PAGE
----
During this international afternoon, I had the opportunity to share a talk about ‘Nairobi and the Public Health Club’ which is a student-driven club at the College of health sciences, University of Nairobi, Kenya. The Public Health Club, under the leadership of Dr Tom Olewe and Gillian Odongo, a 5th year medical student, organizes activities for medical students at the College of Health Sciences, University of Nairobi to build their capacity on global health matters as well as to give the students an opportunity to be actively involved in solving health problems in the community. The Public Health Club is greatly supported by an organization called Unified for Health which endeavors to support the goals declared by the World Health Organisation on Universal Health Coverage(UHC) through its projects such as public health exchanges and Global Idea labs (Workshop events on various topics such as antimicrobial resistance and much more). In the past, the Public Health Club has held oral health campaigns, public health leadership trainings, diabetes screening campaigns and team building activities for its members. The Public Health Club continues to involve medical students at the College of Health Sciences, University of Nairobi in improving the health status of the community.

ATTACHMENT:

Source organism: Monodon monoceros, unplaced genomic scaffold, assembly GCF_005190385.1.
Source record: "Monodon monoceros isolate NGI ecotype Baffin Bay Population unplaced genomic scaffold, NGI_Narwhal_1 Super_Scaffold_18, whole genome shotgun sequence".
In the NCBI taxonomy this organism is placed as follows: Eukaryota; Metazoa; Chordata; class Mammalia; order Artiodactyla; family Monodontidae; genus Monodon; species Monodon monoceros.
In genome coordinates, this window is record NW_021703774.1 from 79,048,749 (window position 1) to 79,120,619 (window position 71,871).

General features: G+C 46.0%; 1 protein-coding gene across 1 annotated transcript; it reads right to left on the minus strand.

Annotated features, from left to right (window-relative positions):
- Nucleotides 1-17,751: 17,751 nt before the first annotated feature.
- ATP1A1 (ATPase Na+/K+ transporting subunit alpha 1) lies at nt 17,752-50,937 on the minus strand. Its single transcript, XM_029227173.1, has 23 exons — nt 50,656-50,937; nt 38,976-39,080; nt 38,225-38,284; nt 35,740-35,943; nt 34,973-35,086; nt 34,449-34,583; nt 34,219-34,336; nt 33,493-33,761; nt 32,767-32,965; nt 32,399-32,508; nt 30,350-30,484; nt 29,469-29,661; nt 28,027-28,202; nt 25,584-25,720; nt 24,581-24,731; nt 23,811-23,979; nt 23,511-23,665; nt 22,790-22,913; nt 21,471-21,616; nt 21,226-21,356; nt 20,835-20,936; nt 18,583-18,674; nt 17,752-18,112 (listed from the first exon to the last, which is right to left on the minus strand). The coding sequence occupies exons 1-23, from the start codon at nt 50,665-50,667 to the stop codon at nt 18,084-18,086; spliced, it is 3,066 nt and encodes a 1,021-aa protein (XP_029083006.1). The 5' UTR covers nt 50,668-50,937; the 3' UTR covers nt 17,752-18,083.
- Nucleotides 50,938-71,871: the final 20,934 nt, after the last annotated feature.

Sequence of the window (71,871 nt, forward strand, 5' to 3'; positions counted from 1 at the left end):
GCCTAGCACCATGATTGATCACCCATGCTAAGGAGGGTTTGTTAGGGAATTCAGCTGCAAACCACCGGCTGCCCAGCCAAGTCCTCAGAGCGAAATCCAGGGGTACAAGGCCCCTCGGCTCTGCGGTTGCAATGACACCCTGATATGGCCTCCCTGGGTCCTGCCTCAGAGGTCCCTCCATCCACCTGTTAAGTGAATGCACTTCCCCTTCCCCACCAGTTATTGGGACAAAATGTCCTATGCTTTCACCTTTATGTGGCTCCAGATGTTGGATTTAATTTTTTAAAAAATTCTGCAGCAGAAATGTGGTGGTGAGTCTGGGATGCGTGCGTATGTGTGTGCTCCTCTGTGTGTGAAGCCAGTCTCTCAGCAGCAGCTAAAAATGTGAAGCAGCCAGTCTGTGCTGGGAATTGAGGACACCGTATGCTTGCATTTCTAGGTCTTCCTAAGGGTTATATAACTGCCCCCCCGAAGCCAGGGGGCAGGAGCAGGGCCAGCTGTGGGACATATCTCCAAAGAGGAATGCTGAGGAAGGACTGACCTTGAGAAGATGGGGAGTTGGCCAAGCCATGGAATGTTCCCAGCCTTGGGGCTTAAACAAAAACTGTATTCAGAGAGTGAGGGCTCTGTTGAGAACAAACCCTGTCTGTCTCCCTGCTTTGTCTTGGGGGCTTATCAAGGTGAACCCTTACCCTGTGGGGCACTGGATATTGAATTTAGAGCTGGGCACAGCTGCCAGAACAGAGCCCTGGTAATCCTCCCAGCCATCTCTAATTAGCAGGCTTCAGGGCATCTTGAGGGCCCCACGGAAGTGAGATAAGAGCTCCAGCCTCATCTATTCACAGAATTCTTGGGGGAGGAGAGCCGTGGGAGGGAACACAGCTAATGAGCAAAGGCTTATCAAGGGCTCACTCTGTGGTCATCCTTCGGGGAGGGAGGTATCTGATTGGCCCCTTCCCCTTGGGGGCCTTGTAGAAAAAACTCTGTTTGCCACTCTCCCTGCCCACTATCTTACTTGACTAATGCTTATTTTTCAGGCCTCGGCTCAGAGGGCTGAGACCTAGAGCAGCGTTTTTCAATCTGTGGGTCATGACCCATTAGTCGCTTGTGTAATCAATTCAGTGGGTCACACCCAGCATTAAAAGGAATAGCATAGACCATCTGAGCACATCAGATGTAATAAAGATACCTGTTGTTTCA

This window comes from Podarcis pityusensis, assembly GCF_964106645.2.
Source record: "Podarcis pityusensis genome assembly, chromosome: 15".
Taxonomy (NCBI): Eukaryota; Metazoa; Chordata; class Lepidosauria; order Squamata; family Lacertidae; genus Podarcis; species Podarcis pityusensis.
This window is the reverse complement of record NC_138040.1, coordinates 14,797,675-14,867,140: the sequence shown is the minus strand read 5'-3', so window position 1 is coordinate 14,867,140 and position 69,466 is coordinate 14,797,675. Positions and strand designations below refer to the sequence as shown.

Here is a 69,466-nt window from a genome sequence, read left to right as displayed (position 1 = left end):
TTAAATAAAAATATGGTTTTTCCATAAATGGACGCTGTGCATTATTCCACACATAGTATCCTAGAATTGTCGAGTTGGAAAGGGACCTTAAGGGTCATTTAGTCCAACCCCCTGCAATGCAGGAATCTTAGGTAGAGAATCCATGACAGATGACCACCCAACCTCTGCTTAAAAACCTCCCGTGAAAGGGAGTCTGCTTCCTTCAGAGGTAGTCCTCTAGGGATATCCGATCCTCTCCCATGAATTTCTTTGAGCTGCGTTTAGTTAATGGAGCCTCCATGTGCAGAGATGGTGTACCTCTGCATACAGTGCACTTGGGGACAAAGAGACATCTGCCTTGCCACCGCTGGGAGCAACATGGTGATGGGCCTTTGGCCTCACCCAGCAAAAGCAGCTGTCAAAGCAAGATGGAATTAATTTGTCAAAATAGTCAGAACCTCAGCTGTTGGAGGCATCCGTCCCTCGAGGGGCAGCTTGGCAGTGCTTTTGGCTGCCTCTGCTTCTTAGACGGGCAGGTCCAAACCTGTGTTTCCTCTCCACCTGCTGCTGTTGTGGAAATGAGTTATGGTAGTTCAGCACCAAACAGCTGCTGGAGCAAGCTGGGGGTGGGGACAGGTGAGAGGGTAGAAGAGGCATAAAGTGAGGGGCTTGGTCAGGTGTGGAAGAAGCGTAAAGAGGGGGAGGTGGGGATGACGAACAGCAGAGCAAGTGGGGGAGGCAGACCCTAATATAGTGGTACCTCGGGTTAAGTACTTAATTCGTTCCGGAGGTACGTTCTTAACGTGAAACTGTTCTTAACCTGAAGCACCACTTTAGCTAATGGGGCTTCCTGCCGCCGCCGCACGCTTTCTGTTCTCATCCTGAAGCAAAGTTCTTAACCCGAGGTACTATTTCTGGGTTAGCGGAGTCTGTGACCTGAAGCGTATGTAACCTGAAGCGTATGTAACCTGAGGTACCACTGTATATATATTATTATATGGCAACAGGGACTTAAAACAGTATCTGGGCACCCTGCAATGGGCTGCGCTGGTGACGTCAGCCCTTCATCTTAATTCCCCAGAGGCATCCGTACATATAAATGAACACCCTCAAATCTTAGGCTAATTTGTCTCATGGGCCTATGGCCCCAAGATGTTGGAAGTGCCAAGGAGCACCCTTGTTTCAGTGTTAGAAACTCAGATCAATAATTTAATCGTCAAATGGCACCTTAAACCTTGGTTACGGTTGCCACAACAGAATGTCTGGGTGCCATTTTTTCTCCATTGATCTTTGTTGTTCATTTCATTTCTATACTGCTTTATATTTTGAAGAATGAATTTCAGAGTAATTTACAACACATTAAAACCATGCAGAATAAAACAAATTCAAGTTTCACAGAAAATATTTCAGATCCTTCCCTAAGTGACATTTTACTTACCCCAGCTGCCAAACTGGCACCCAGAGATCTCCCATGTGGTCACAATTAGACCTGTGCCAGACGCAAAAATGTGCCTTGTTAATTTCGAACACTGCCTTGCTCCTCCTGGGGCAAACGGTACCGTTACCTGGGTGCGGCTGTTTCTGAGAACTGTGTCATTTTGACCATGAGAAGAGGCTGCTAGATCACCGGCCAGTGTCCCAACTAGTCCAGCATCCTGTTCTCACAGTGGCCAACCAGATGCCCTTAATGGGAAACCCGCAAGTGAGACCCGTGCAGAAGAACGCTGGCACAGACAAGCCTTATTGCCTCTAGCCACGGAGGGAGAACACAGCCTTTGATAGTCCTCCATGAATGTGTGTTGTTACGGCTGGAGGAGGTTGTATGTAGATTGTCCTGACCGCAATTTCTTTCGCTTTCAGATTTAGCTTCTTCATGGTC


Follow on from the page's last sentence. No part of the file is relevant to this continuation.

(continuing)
Among the students who also shared their experiences in different countries was Janina Pietzonka who spoke about her internship in the Accident and Emergency department of a military hospital in Peru. She noted that Global Health is not only about pointing out and focusing on the differences in health systems between different countries but also to show their similarities towards achieving Universal Health Coverage. Mariame Sow elaborated about the success of a project she’s currently involved in to build toilets in schools in Senegal because where schools lack proper toilets, the girls are unable to go to school during their menstrual period. Jan Kleefeldt talked about his experience in Spain and his interaction with other foreign students, Hannah Fulbert spoke of the doctor-patient interactions she observed in France while Suzanne Menzel shared about her clerkship at the Obstetrics and Gynaecology department in a county hospital in Kenya.